Both Toyota and Honda say rebuilt U.S. vehicle stocks helped them increase sales in January and February, but raw inventory numbers show that Honda is far closer to normal than its larger rival.
By March 1, the inventory level at American Honda was about 85 percent of what it was before natural disasters slammed production a year ago. But Toyota Motor Sales U.S.A. inventory stood only at about 60 percent of its March 1, 2011, level.
Industrywide, there were 2.6 million unsold light vehicles on March 1, the highest unit count since May 1, 2009. But measured by how long those would last at February's faster sales pace, it's a 57-day supply, the lowest on record for this time of year and down from 66 days on Feb. 1.
Toyota and Honda were the hardest hit by a March 11, 2011, earthquake and tsunami in Japan that created a worldwide parts shortage. Toyota's U.S. inventory plunged from 384,200 units on March 1, 2011, to 169,100 on Sept. 1. Toyota added 67,000 by year end but has not increased the count since then.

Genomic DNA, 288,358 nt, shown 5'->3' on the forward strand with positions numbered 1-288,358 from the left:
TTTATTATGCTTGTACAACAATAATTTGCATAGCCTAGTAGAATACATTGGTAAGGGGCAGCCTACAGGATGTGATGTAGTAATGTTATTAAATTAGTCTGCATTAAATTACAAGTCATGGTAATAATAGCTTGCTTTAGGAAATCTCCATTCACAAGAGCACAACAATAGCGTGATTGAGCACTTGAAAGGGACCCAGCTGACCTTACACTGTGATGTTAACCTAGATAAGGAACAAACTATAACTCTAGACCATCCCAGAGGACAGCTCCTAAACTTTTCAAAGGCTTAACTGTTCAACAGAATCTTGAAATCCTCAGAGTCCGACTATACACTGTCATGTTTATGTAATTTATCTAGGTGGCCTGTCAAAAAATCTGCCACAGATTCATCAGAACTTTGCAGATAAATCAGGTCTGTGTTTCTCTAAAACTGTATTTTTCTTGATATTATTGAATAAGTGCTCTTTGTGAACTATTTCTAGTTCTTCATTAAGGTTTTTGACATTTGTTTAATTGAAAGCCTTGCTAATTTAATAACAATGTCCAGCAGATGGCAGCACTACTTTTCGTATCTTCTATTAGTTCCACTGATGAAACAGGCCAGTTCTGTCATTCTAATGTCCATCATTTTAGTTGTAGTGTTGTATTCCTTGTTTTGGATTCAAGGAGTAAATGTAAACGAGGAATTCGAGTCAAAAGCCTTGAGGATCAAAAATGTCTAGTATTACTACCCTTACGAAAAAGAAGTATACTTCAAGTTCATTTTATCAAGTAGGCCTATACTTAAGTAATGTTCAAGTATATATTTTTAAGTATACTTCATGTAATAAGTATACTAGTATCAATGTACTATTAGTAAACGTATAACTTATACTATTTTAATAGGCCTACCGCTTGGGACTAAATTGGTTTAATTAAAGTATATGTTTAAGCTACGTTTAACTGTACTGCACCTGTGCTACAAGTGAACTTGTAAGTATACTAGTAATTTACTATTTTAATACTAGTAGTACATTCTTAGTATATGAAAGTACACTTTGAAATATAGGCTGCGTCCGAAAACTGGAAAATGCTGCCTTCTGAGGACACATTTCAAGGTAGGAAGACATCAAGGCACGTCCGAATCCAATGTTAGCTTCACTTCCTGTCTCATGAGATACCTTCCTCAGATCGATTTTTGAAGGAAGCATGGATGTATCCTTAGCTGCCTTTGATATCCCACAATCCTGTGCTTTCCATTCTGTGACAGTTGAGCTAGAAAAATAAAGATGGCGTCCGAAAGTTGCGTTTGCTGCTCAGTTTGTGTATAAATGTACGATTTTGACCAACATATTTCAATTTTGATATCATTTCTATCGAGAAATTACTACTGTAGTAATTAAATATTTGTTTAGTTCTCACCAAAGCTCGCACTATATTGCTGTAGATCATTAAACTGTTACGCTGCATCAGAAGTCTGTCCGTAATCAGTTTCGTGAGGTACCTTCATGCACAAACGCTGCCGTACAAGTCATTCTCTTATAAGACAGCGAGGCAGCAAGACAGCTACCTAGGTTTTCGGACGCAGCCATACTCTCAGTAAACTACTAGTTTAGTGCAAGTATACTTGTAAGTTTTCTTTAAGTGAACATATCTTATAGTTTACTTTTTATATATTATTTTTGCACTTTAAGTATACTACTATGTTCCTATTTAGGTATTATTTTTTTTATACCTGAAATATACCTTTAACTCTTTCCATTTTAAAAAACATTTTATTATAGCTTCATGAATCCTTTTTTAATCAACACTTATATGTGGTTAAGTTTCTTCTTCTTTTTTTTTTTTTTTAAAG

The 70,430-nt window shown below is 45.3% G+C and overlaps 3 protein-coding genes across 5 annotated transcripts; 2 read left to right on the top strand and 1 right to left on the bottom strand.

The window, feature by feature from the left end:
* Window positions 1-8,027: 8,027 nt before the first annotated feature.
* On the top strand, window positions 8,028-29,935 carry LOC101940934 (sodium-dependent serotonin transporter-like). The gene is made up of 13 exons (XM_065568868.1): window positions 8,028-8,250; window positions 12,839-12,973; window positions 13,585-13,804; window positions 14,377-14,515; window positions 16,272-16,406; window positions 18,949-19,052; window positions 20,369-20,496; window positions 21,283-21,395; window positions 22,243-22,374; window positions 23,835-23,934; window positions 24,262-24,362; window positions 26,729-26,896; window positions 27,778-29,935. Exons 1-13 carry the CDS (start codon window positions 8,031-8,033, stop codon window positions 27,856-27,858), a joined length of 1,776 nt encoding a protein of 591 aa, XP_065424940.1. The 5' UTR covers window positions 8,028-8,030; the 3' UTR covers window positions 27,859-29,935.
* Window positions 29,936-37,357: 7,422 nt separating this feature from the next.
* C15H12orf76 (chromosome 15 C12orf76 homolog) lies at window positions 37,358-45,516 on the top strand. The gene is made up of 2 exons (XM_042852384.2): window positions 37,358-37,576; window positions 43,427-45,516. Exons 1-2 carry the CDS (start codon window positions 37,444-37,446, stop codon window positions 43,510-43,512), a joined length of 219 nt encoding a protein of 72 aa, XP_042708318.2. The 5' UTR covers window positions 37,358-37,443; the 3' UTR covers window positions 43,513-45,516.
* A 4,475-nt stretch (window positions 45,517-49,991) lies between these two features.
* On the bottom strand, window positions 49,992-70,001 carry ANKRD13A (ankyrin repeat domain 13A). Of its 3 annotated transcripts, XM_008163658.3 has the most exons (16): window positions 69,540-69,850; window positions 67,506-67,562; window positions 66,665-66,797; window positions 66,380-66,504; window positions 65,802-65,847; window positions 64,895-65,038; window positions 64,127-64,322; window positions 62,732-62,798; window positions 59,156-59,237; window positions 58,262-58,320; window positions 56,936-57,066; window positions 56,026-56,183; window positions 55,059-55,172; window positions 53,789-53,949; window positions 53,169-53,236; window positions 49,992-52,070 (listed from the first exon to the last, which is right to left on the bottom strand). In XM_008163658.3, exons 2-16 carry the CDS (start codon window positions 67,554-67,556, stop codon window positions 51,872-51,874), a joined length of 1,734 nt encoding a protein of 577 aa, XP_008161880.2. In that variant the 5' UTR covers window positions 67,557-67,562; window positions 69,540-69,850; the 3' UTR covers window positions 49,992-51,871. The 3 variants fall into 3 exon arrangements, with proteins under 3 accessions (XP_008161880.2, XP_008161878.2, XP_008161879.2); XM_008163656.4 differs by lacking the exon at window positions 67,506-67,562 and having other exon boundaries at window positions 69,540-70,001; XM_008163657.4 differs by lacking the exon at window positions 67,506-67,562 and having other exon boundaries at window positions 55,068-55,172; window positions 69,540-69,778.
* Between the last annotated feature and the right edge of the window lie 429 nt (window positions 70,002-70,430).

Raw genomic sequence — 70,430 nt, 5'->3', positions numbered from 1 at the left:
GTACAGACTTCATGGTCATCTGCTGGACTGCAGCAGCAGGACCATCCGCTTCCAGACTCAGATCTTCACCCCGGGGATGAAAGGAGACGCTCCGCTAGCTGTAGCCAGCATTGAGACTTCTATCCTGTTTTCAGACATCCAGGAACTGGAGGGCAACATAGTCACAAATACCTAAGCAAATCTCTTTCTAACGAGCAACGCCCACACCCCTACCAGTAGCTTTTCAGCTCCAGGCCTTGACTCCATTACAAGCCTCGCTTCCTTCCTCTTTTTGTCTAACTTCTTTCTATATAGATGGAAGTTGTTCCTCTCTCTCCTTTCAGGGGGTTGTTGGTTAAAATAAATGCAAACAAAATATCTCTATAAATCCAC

Still, Toyota has been able to boost January and February sales, and Toyota brand General Manager Bob Carter said Toyota Division is launching incentives this month.
"We'll roll out our first national sales event of the year," he said. "Thanks to strong residuals and improving inventories, the campaign will feature 0 percent financing and outstanding lease rates."
After the earthquake, American Honda's U.S. inventories fell even farther than Toyota's, from 258,000 to 85,300 on Aug. 1. But on March 1, the company had 219,000 units of inventory.